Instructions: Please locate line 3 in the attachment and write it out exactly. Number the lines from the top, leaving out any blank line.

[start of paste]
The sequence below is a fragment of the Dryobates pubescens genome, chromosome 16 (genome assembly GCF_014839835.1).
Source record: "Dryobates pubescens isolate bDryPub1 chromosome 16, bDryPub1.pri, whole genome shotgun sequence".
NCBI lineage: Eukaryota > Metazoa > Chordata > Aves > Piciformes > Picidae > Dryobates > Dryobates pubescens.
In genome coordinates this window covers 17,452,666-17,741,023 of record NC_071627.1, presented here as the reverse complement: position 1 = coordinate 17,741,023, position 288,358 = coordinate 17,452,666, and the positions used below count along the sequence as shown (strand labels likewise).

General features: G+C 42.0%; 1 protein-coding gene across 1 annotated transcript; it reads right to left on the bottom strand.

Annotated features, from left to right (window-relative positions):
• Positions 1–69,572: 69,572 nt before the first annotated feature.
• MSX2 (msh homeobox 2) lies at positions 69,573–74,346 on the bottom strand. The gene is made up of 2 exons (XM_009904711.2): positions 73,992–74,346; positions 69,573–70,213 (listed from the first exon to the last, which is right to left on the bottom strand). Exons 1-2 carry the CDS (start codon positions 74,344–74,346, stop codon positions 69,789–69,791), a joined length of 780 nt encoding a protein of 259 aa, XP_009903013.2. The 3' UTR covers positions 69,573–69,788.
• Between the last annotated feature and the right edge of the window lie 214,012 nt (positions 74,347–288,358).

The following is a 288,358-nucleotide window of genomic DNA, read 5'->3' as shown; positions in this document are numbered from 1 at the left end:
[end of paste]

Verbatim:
NCBI lineage: Eukaryota > Metazoa > Chordata > Aves > Piciformes > Picidae > Dryobates > Dryobates pubescens.